15 Wilderness Bushcraft Skills For Surviving 100 Days Alone in the Wild [Video]


It is said that there are four pillars of survival water fire food and shelter in this video I am going to show you how
to effectively master these components and reveal some key skills that you might end up needing when out in the
wilderness but before I do I have a question to ask you would you be willing to spend 100 days alone in the
wilderness with just ten items ultimate challenge $1,000,000 would you be able to survive 100 days in the
Arctic it's the biggest prize and alone history I make my man how hard can you work for ten thousand dollars a day with
great reward hello premieres Thursday June 11th attend I would like to thank History
Channel for sponsoring this episode of ta outdoors the new season of the epic survival series alone starts this
Thursday 11th June at 10:00 p.m. Eastern Standard Time this year sees the biggest plot twist in
the series history survive 100 days for 1 million dollars no one has ever lasted this long the series will take place in
the Arctic where the survivalists will have to endure the brutally cold environment and the aggressive predators
that roam this land see the link in the description for more information on the show water the number one resource we
need to survive and probably the number one natural resource we take for granted the most at home we can access it
through the town of attack but in the wilderness it might not be that easy there are many techniques you can use to
locate and collect water sometimes a simple understanding of geography might be all that you need take this shot for
example you will notice a valley with two steep sides this v-shaped valley was formed hundreds of thousands of years
ago by glaciers carving their way through the softer Rock what it leaves behind is these valleys in the shape of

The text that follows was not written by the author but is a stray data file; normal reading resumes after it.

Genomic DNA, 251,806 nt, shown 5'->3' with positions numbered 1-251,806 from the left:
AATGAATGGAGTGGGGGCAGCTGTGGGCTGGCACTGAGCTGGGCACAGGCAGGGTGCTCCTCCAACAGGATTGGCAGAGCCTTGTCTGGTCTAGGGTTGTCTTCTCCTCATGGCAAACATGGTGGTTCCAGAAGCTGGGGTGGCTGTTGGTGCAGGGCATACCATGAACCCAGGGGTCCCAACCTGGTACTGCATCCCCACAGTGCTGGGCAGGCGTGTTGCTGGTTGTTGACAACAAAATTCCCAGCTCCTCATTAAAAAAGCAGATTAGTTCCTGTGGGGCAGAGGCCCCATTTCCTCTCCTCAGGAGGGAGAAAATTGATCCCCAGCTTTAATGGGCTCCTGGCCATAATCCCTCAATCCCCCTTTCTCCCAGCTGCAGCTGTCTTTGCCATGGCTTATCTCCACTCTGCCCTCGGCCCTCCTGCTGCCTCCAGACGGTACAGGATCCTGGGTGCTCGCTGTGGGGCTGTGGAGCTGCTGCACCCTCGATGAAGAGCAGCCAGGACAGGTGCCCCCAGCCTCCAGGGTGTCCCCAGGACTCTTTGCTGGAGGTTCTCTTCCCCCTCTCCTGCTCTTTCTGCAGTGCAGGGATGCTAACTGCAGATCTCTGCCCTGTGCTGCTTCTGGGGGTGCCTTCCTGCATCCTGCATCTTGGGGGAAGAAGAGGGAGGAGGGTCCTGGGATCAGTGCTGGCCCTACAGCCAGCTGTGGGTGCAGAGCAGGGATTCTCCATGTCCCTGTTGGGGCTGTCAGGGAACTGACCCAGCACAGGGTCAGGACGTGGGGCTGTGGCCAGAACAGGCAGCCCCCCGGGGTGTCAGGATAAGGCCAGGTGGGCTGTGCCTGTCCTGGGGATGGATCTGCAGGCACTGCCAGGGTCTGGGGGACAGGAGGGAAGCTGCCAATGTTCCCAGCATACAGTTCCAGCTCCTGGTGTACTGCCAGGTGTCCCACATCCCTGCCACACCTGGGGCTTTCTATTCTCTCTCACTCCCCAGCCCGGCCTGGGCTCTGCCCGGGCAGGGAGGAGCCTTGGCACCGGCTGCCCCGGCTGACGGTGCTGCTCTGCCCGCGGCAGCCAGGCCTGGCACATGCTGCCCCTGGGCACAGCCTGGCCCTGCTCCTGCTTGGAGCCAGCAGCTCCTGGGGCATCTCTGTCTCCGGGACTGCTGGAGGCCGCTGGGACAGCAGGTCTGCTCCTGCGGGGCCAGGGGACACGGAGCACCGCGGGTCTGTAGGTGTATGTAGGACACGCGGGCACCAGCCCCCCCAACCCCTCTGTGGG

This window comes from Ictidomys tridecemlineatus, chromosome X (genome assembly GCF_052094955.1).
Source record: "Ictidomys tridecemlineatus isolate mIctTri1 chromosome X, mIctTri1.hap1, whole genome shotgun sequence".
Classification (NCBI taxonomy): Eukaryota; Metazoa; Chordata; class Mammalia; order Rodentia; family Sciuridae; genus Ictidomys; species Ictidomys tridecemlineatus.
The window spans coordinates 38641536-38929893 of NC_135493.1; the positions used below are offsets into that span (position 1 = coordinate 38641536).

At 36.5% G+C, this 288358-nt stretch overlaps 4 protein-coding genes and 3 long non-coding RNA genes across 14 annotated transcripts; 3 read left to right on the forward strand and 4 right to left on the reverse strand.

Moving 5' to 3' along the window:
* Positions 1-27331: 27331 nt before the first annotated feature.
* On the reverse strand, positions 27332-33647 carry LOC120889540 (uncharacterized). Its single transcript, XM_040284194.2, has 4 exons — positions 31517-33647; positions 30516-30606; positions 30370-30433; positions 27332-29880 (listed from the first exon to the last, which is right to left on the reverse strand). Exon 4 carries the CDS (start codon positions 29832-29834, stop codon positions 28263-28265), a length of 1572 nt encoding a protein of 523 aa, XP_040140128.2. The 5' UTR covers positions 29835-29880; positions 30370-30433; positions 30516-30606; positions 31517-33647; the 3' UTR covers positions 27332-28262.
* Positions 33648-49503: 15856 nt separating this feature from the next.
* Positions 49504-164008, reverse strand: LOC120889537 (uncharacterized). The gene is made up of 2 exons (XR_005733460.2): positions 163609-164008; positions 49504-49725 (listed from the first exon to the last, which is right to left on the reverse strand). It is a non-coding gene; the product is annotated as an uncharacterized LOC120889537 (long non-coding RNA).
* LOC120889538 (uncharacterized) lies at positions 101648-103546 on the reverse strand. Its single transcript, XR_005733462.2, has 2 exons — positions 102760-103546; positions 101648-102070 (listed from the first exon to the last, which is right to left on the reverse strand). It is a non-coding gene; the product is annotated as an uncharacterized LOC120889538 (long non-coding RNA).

a V at the base of these valleys there is a very high chance that you will find a river stream or some form of flowing
water but how do you find water in areas where there is no fresh running rivers streams or lakes and the climate you are
in is hot and arid if you have on you a plastic bag you can tie this around some leaves at the tip of branches on small
trees and shrubs wait a few hours and the Sun will encourage evaporation to take
this water vapor that comes out of the leaves will begin to condense and water droplets will begin to form on the
inside of the bag in this example it is the beginning of June and the outdoor temperature is 24 degrees Celsius you
can see that within 10 minutes of placing this bag on the leaves it is beginning to show condensation and just
a few hours later you can begin to see water droplets forming on the inside of the bag although not much these might
well be the vital few drops of water you need to survive if you have no container to collect water you can either use a
tarp or even use any cloth type material such as ashemark hang it out in the rain and allow it to absorb water afterwards
wring it out to collect the rainwater it will hold this water for a while so you can carry it with you as you move you
can also make a wooden cup from a small log just split it into four sections carve a small notch in the bottom end of
these sessions take out some of the wood on the inside with your knife and then lash all four pieces back together again
you will now have a cavity on the inside of your cup which you can use to collect water water is the number one priority
to staying alive in the wilderness it should be right up there at the top however in certain circumstances shelter
may need to come first for example if you are caught out in the middle of a storm I have built a number of
substantial bushcraft shelters over the years most of which are inspired by my ancestors that lived and occupied
Britain hundreds of years ago I have got a Viking house with bark roof an anglo-saxon pit house built from pine
with thatched water read as a roofing material as well as a turf roof viking shelter inspired by the icelandic
vikings all of these are great but in a survival scenario they are far too time-consuming to build and as a result
they'd burn many calories if there were no natural large rock formations to sleep under and
if there were a plentiful supply of wood I would opt for a simple a-frame shelter to build an a-frame shelter you first
need a ridge Pole you can either lash one stick to two other sticks which would involve the use of cordage or if
you can you could find a natural Ridge Pole either from a tree that has fallen down and is wedged between other trees
or by leaving a long log up against the fork in a tree or a rock it needs to be sturdy enough to hold your bodyweight
best to test it out before building begins the next step is to place sticks against the ridge pole in this example I
am building this shelter using my bare hands and no tools whatsoever to save energy and reduce the chance of getting
an injury you can wedge sticks in between two trees and use this as a pivot point to help snap the sticks to